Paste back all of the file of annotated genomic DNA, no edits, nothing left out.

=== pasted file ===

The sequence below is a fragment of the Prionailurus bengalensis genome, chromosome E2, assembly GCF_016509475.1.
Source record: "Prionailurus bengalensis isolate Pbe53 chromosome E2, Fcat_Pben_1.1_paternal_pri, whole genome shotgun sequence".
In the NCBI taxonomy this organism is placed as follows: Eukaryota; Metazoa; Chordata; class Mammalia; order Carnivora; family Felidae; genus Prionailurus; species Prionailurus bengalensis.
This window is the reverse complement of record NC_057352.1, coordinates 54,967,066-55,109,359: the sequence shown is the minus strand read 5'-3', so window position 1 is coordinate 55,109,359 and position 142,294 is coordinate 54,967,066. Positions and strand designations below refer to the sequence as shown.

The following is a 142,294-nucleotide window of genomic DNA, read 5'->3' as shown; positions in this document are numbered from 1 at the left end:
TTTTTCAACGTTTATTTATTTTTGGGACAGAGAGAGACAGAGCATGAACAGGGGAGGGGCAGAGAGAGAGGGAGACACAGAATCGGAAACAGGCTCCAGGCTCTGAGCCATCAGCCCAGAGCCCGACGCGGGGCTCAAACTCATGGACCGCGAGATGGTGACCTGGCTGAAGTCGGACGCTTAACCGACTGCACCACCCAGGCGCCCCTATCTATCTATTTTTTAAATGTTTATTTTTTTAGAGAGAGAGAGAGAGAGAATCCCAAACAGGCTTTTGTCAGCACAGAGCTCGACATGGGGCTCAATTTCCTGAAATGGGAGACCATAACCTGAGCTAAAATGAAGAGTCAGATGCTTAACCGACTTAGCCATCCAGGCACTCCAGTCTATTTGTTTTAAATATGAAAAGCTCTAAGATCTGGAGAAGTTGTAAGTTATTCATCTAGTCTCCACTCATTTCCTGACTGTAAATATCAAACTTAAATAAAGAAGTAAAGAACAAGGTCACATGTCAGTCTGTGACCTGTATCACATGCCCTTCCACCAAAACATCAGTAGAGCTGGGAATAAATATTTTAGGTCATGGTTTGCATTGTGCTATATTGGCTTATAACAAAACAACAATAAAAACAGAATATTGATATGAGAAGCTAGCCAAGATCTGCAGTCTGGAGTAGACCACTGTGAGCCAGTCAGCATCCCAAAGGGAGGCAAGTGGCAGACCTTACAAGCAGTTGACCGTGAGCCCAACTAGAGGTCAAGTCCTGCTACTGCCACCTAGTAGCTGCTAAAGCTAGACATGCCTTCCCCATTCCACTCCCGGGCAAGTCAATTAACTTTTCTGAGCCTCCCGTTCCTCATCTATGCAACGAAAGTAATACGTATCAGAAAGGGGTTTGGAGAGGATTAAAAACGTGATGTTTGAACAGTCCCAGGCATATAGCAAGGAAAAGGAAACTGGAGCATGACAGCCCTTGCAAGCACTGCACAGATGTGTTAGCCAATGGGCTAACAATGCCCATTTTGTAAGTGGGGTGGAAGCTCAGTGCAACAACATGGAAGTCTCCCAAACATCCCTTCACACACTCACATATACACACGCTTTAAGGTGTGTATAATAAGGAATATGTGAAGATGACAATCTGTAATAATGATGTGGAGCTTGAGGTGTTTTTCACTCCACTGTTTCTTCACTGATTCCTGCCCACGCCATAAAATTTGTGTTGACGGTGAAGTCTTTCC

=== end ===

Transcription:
The sequence below is a fragment of the Prionailurus bengalensis genome, chromosome E2, assembly GCF_016509475.1.
Source record: "Prionailurus bengalensis isolate Pbe53 chromosome E2, Fcat_Pben_1.1_paternal_pri, whole genome shotgun sequence".
In the NCBI taxonomy this organism is placed as follows: Eukaryota; Metazoa; Chordata; class Mammalia; order Carnivora; family Felidae; genus Prionailurus; species Prionailurus bengalensis.
This window is the reverse complement of record NC_057352.1, coordinates 54,967,066-55,109,359: the sequence shown is the minus strand read 5'-3', so window position 1 is coordinate 55,109,359 and position 142,294 is coordinate 54,967,066. Positions and strand designations below refer to the sequence as shown.

The following is a 142,294-nucleotide window of genomic DNA, read 5'->3' as shown; positions in this document are numbered from 1 at the left end:
TTTTTCAACGTTTATTTATTTTTGGGACAGAGAGAGACAGAGCATGAACAGGGGAGGGGCAGAGAGAGAGGGAGACACAGAATCGGAAACAGGCTCCAGGCTCTGAGCCATCAGCCCAGAGCCCGACGCGGGGCTCAAACTCATGGACCGCGAGATGGTGACCTGGCTGAAGTCGGACGCTTAACCGACTGCACCACCCAGGCGCCCCTATCTATCTATTTTTTAAATGTTTATTTTTTTAGAGAGAGAGAGAGAGAGAATCCCAAACAGGCTTTTGTCAGCACAGAGCTCGACATGGGGCTCAATTTCCTGAAATGGGAGACCATAACCTGAGCTAAAATGAAGAGTCAGATGCTTAACCGACTTAGCCATCCAGGCACTCCAGTCTATTTGTTTTAAATATGAAAAGCTCTAAGATCTGGAGAAGTTGTAAGTTATTCATCTAGTCTCCACTCATTTCCTGACTGTAAATATCAAACTTAAATAAAGAAGTAAAGAACAAGGTCACATGTCAGTCTGTGACCTGTATCACATGCCCTTCCACCAAAACATCAGTAGAGCTGGGAATAAATATTTTAGGTCATGGTTTGCATTGTGCTATATTGGCTTATAACAAAACAACAATAAAAACAGAATATTGATATGAGAAGCTAGCCAAGATCTGCAGTCTGGAGTAGACCACTGTGAGCCAGTCAGCATCCCAAAGGGAGGCAAGTGGCAGACCTTACAAGCAGTTGACCGTGAGCCCAACTAGAGGTCAAGTCCTGCTACTGCCACCTAGTAGCTGCTAAAGCTAGACATGCCTTCCCCATTCCACTCCCGGGCAAGTCAATTAACTTTTCTGAGCCTCCCGTTCCTCATCTATGCAACGAAAGTAATACGTATCAGAAAGGGGTTTGGAGAGGATTAAAAACGTGATGTTTGAACAGTCCCAGGCATATAGCAAGGAAAAGGAAACTGGAGCATGACAGCCCTTGCAAGCACTGCACAGATGTGTTAGCCAATGGGCTAACAATGCCCATTTTGTAAGTGGGGTGGAAGCTCAGTGCAACAACATGGAAGTCTCCCAAACATCCCTTCACACACTCACATATACACACGCTTTAAGGTGTGTATAATAAGGAATATGTGAAGATGACAATCTGTAATAATGATGTGGAGCTTGAGGTGTTTTTCACTCCACTGTTTCTTCACTGATTCCTGCCCACGCCATAAAATTTGTGTTGACGGTGAAGTCTTTCC